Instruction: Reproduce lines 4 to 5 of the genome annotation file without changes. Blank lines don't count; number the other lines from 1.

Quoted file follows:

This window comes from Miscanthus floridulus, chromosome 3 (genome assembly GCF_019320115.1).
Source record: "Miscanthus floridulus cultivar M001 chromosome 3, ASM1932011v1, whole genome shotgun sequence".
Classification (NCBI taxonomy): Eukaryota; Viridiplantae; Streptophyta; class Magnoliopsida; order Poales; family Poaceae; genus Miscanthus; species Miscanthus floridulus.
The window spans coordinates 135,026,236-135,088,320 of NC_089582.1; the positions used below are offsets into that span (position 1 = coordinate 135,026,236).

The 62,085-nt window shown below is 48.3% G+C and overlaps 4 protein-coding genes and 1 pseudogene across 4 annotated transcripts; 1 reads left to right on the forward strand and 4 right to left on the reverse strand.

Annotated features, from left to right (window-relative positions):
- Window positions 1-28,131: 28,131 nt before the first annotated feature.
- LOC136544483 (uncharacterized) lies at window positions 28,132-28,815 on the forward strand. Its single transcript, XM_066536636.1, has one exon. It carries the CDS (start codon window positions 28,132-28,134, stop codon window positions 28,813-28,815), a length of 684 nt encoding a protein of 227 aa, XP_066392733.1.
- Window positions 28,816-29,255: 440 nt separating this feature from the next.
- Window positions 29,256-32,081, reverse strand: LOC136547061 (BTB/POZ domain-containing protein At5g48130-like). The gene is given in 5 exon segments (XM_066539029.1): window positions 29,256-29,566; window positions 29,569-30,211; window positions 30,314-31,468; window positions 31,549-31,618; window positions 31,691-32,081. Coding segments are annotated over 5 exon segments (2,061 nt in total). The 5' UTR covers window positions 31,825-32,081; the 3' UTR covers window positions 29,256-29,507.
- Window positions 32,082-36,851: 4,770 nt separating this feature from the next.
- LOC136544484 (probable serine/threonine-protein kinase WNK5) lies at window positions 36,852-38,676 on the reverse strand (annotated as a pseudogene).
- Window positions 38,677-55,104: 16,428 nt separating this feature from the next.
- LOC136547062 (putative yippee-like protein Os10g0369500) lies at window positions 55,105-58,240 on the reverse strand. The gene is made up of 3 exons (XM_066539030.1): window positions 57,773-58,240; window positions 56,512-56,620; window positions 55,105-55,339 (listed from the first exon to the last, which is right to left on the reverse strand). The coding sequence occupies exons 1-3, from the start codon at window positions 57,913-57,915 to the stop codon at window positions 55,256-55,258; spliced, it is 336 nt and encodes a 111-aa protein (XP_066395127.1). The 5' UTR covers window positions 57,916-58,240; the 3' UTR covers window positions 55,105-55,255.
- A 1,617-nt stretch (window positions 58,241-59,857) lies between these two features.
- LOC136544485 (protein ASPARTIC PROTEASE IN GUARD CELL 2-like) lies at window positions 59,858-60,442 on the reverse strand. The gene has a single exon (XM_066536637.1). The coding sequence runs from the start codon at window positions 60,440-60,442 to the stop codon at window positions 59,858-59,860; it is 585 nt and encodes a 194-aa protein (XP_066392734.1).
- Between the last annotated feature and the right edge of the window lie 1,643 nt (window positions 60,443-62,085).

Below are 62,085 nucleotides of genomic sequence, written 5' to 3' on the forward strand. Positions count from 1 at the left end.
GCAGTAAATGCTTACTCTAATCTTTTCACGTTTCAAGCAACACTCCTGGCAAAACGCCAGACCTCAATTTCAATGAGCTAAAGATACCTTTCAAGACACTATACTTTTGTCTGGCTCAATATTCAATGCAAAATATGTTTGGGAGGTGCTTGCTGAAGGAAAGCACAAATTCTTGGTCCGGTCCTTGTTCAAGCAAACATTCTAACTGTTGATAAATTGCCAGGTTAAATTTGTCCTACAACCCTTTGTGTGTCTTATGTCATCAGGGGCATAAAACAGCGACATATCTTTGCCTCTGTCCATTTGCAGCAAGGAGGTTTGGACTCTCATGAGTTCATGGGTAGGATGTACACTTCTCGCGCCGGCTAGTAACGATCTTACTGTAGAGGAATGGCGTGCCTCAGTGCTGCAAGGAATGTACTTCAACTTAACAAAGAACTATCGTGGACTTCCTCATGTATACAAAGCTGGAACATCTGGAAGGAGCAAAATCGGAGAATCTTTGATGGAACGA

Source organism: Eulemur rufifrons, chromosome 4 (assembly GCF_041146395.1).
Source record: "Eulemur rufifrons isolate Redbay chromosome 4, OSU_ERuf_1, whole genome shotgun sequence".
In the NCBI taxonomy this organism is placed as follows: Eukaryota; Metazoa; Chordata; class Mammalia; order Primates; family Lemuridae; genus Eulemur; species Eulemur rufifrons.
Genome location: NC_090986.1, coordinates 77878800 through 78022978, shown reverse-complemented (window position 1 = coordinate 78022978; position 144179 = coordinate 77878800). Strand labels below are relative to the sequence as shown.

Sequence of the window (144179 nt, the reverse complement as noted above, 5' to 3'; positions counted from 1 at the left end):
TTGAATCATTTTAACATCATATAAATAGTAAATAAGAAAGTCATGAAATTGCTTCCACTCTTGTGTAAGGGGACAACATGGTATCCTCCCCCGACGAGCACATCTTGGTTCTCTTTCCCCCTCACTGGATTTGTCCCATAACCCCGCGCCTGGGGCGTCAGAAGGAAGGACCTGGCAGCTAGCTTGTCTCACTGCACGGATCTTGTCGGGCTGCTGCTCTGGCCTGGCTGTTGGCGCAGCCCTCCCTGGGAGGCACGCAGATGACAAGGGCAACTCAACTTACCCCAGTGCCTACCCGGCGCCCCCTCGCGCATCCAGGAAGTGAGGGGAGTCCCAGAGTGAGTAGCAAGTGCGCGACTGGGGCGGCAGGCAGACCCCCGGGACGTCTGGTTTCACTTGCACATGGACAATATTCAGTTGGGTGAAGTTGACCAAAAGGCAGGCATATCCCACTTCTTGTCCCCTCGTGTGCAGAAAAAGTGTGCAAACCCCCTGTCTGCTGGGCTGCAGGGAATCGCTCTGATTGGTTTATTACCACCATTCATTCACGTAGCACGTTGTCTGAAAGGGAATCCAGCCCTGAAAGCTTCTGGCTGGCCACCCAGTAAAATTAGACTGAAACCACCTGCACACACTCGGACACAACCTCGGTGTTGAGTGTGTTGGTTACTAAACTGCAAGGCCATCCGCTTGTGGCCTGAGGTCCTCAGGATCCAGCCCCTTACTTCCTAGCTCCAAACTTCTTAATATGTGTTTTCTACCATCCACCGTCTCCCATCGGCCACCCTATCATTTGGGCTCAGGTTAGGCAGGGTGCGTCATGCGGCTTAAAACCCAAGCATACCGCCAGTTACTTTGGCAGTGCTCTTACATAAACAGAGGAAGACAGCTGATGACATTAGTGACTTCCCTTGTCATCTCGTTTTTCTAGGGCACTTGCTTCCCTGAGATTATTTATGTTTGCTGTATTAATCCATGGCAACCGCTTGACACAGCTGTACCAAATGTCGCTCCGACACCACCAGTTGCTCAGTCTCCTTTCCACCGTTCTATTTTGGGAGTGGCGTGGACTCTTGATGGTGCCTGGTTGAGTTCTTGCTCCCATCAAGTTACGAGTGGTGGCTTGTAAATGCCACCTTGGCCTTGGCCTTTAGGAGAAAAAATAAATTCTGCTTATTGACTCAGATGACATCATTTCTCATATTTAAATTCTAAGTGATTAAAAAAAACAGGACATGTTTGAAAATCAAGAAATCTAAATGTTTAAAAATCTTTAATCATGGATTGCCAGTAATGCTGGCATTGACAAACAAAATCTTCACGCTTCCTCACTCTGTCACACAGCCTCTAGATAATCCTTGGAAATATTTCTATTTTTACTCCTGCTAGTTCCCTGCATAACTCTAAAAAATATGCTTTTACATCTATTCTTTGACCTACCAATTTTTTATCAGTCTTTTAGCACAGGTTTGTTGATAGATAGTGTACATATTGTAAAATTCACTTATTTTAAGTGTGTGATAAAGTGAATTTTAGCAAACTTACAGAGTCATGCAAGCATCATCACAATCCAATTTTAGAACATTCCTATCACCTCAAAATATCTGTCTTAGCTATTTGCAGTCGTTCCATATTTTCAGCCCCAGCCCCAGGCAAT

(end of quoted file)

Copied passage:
The window spans coordinates 135,026,236-135,088,320 of NC_089582.1; the positions used below are offsets into that span (position 1 = coordinate 135,026,236).

The 62,085-nt window shown below is 48.3% G+C and overlaps 4 protein-coding genes and 1 pseudogene across 4 annotated transcripts; 1 reads left to right on the forward strand and 4 right to left on the reverse strand.